Letter America Dear Doctor Guy, My friend recently stopped taking my calls because I’m dating her ex-boyfriend, but they broke up like over two years ago. I don’t know what to do.—Helpless Hottie ... More
In a letter to Gov. Susana Martinez' office, New Mexico Assistant Attorney General Sally Malavé writes that the governor's office erred in failing to provide public documents in response to a request filed by SFR last summer. The letter says the governor's office may be liable for "up to $100 per day" since August, "the requested records or a denial letter...immediately."
The AG's letter comes in response to a complaint SFR filed last year, alleging that the governor's office had failed to provide public records in response to a request under the New Mexico Inspection of Public Records Act. The Albuquerque Journal published a story about the letter this morning.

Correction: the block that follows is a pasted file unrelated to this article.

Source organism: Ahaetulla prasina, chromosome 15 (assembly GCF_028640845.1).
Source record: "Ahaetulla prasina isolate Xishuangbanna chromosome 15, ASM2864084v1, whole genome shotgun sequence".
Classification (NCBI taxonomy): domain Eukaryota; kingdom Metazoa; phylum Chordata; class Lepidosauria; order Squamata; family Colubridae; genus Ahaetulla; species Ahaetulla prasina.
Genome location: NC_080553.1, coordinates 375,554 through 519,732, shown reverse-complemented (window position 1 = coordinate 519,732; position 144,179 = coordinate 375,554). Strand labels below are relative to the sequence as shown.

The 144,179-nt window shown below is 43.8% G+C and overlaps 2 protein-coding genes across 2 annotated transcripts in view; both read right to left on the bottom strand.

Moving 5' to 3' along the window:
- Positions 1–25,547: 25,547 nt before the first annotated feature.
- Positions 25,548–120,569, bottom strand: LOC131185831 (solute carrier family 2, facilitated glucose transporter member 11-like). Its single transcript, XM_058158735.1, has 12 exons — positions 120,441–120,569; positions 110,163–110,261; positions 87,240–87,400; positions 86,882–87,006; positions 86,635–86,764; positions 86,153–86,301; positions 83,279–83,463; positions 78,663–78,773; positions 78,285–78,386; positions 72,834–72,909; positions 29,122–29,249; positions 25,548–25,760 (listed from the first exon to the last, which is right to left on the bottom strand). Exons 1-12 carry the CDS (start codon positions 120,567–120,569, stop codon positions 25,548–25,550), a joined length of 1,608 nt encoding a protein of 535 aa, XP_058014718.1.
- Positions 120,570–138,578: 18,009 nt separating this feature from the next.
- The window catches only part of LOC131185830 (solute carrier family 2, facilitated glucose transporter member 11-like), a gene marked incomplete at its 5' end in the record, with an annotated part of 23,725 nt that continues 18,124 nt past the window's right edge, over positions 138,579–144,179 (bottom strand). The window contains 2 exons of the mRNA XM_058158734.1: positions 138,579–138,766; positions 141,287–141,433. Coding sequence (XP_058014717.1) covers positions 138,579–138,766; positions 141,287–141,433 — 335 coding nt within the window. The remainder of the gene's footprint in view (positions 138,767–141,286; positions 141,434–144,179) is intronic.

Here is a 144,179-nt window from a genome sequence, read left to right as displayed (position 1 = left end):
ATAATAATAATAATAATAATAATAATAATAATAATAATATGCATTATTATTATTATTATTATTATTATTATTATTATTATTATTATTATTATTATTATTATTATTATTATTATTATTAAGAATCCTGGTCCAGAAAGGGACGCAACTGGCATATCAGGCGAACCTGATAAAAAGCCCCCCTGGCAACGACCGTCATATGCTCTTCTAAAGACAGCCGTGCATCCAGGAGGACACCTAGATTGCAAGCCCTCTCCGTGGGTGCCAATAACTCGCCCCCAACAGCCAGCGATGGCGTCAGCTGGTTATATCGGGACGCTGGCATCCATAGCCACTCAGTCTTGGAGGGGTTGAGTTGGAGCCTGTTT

SFR filed its initial request in June 2012, as a sort of test to see whether emails sent on private accounts, but that nonetheless pertained to public business, were considered public records. The emails SFR requested were already in the public domain. They related to a high-level termination in the New Mexico Corrections Department and an email sent by Public Education Department spokesman Larry Behrens providing the names of non-union teachers to Jay McCleskey, the governor's political adviser.
The question of whether public business, conducted over private email, is subject to public records requests has been a matter of serious debate over the past year.
The letter from the AG's office significantly clarifies this issue, stating:
"If e-mail is used to conduct public business, the e-mail is a public record, without regard to whether the e-mail is created or maintained on a public or private e-mail account."
The letter further states that the governor's office erred in failing to inform SFR that it had withheld certain emails when responding to the IPRA request.
Here's the AGO letter: